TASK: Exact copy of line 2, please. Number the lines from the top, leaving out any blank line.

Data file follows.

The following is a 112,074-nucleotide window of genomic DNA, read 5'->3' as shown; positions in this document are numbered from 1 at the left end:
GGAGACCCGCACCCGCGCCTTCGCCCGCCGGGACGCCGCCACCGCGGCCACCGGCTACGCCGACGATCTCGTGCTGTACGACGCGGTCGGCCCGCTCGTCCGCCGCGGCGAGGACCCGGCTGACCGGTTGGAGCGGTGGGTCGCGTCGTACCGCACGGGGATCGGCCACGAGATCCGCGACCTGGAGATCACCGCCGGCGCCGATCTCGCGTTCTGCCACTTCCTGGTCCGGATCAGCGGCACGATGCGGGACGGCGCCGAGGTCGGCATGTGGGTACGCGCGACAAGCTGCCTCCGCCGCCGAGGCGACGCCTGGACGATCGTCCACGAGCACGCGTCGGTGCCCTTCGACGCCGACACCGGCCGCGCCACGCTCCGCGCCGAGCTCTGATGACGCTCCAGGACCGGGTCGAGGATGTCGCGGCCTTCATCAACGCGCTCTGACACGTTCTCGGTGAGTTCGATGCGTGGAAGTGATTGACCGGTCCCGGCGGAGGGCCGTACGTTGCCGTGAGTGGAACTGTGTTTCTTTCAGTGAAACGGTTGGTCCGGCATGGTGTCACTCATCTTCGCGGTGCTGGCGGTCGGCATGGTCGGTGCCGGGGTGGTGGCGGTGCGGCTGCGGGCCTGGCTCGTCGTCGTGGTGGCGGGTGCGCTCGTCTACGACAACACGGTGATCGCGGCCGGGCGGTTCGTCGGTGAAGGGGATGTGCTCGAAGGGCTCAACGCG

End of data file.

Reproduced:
GGAGACCCGCACCCGCGCCTTCGCCCGCCGGGACGCCGCCACCGCGGCCACCGGCTACGCCGACGATCTCGTGCTGTACGACGCGGTCGGCCCGCTCGTCCGCCGCGGCGAGGACCCGGCTGACCGGTTGGAGCGGTGGGTCGCGTCGTACCGCACGGGGATCGGCCACGAGATCCGCGACCTGGAGATCACCGCCGGCGCCGATCTCGCGTTCTGCCACTTCCTGGTCCGGATCAGCGGCACGATGCGGGACGGCGCCGAGGTCGGCATGTGGGTACGCGCGACAAGCTGCCTCCGCCGCCGAGGCGACGCCTGGACGATCGTCCACGAGCACGCGTCGGTGCCCTTCGACGCCGACACCGGCCGCGCCACGCTCCGCGCCGAGCTCTGATGACGCTCCAGGACCGGGTCGAGGATGTCGCGGCCTTCATCAACGCGCTCTGACACGTTCTCGGTGAGTTCGATGCGTGGAAGTGATTGACCGGTCCCGGCGGAGGGCCGTACGTTGCCGTGAGTGGAACTGTGTTTCTTTCAGTGAAACGGTTGGTCCGGCATGGTGTCACTCATCTTCGCGGTGCTGGCGGTCGGCATGGTCGGTGCCGGGGTGGTGGCGGTGCGGCTGCGGGCCTGGCTCGTCGTCGTGGTGGCGGGTGCGCTCGTCTACGACAACACGGTGATCGCGGCCGGGCGGTTCGTCGGTGAAGGGGATGTGCTCGAAGGGCTCAACGCG